geographically, investment banks are moving operations out of the
concentrated financial district of Manhattan. And industry officials
such as Jill Considine, CEO of the Depository Trust & Clearing Corp.,
are reconsidering the wisdom of concentrating so many tech workers and
telecommunications systems in Lower Manhattan.

Vulnerable networks

Money has been transferred electronically since at least 1918 when the
Federal Reserve which manages the nation's money supply started using
a private telegraph system. Computer networks accelerated the trend.
Three major systems have become the U.S. economy's financial arteries:

* Automated Clearing House Network. The cooperative run by banks, Visa
and the Federal Reserve transfers $20 trillion a year over leased
phone lines among U.S. consumers, banks and companies. Most of the 7
billion annual transactions are small payments that occur regularly,
such as direct-deposit paychecks and Social Security checks. There are
10 main and backup centers in New York City, Phoenix, New Jersey and
other U.S. locations kept secret for security reasons.

* Fedwire. Run by the Federal Reserve, Fedwire moves more than $570
trillion a year between U.S. banks, mostly for big companies. Nearly
70% passes through the district run by the New York Fed, based in
Lower Manhattan. Again, the network runs over leased phone lines
converging at three "geographically dispersed" data-processing
centers, the Fed says. Those centers also run the Fed's portion of the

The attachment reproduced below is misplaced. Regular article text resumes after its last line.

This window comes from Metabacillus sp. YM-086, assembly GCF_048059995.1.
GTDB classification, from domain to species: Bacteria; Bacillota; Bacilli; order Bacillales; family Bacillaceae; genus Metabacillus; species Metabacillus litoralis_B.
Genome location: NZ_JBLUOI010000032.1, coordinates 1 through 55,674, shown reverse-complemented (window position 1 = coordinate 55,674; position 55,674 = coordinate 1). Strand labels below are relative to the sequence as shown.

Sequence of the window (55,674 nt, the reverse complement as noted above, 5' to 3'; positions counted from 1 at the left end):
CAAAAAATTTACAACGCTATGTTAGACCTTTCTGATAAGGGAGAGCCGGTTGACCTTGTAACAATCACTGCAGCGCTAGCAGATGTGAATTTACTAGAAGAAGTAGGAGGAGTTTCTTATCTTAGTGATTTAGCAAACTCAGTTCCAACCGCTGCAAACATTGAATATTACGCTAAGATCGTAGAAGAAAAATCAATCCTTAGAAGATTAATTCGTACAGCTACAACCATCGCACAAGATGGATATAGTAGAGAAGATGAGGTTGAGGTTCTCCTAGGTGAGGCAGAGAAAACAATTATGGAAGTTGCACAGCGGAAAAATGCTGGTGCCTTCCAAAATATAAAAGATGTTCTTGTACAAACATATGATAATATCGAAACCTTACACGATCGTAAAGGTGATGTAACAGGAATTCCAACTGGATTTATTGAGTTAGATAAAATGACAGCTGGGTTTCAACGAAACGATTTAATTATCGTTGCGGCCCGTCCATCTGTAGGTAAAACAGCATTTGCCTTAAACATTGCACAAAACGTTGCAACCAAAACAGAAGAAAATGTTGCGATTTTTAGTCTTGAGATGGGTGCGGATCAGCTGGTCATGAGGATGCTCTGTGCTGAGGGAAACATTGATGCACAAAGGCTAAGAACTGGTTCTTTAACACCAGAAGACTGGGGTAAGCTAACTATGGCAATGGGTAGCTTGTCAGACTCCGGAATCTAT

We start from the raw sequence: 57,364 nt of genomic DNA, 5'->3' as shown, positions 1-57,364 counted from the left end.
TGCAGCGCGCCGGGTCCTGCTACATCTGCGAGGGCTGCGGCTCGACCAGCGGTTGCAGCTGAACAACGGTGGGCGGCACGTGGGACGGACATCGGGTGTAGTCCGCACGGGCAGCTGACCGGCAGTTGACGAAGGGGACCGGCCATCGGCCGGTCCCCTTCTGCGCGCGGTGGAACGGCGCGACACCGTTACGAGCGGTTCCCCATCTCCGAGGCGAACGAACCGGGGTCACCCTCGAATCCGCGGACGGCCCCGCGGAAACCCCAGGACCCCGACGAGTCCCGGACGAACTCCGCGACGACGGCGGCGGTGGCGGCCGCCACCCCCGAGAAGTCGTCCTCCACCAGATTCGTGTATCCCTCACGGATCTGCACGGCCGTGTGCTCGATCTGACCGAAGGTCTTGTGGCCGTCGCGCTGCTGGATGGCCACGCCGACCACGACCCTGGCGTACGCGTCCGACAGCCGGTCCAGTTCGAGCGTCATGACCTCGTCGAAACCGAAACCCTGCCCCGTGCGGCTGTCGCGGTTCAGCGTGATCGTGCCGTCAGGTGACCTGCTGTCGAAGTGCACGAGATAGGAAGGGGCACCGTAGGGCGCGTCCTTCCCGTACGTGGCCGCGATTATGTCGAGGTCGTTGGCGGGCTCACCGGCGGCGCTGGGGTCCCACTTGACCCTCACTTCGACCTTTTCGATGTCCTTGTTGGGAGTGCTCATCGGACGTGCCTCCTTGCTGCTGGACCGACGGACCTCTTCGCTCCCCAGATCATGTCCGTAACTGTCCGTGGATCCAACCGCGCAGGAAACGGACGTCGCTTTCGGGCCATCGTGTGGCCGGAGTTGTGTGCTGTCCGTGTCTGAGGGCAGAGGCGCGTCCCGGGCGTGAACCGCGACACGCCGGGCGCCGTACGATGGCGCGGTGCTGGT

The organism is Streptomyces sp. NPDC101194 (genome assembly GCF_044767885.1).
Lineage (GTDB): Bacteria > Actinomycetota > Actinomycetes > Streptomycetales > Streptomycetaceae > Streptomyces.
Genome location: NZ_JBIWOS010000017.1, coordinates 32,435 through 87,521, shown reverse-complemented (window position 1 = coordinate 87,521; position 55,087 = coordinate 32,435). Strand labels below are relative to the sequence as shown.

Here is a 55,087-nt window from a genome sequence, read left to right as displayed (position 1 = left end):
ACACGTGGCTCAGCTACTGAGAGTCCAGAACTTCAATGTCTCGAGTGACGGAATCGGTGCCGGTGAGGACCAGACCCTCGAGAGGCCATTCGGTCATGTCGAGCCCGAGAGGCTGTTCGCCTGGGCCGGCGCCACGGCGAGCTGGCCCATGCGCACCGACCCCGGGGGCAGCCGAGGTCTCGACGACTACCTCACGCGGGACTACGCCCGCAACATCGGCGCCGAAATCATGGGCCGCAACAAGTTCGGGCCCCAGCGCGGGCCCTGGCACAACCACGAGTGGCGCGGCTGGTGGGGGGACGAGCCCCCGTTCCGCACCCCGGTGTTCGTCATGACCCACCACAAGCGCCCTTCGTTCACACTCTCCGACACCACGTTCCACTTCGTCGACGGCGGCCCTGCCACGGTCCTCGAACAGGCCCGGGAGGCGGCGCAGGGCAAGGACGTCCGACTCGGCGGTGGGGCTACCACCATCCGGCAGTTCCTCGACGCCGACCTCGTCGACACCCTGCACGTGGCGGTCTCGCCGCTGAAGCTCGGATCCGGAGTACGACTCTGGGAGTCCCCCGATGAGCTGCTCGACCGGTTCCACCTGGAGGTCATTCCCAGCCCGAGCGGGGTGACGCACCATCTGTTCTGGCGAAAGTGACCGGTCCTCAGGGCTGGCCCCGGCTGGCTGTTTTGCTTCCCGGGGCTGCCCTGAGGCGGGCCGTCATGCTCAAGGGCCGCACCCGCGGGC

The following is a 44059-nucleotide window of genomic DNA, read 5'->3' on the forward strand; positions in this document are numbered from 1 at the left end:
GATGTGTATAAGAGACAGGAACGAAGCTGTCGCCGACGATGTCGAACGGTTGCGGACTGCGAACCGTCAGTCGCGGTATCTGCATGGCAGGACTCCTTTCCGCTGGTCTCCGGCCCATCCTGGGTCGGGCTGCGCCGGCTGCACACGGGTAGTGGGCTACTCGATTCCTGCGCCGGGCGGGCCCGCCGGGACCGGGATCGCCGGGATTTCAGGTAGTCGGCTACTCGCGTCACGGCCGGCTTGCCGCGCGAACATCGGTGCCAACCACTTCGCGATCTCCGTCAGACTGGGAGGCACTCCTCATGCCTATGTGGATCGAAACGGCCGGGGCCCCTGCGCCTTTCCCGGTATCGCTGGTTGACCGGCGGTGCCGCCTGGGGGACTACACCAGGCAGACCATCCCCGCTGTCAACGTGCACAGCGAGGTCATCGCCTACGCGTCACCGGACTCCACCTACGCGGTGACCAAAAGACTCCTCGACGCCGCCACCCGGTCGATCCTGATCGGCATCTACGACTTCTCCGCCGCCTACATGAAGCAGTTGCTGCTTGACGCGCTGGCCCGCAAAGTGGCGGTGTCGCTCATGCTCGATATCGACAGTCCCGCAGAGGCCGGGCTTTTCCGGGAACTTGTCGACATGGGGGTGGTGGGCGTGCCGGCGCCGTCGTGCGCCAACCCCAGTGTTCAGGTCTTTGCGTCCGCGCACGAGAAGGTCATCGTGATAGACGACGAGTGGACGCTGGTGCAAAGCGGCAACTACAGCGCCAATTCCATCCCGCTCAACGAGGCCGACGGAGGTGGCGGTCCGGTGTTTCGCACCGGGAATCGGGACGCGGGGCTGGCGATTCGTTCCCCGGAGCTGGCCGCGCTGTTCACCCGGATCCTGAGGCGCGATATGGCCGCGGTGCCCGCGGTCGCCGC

Automated Clearing House Network.

* CHIPS. The Clearing House Inter-Bank Payment System serves
international banking and handles almost $300 trillion annually. It is
run by the New York Clearing House, a cooperative owned by 59 banks.
CHIPS' phone lines converge at a main office in New York. There is a
backup center in New Jersey. The centers also run the cooperative's
portion of the Automated Clearing House Network.

The three systems were not interrupted on Sept. 11, officials say.
Eight banks near the World Trade Center had to establish new data
lines to CHIPS after they relocated that day. That delayed payment
transfers for several hours. But the financial impact was minimal.

Rebuilding: Hours or days?

There is little consensus on the time needed to resurrect networks
after a catastrophe. The National Automated Clearing House
Association, a trade group that sets industry standards, says it could
be done in a few hours. Backup systems exist. Lost data could be
recovered from copies kept at multiple locations.

If all 10 data centers were destroyed, a new network could be up
within hours, says William Nelson, executive vice president of the
clearing house trade group. He wouldn't be more specific.

He says that is possible because big banks use similar systems to
store and transmit data and could resend data believed lost to a new
network housed at existing bank processing centers.

But given the delays seen at the Bank of New York, computer and
finance experts say it could take many hours, or days, to reconstruct
networks. It could take 24 hours to resurrect the work done by just
one of the 10 data centers, says computer security expert Michael
Erbschloe of Computer Economics.

Nelson's time estimate "seems pretty fast to me," adds University of
Louisville finance professor Russ Ray, who has studied Fedwire and
CHIPS.

Nelson admits he has never considered a scenario under which all 10
centers are destroyed. "I think you're talking about something that
would be really, really hard to imagine," he says. Then, he adds, "I
guess the World Trade Center disaster was hard to imagine, too."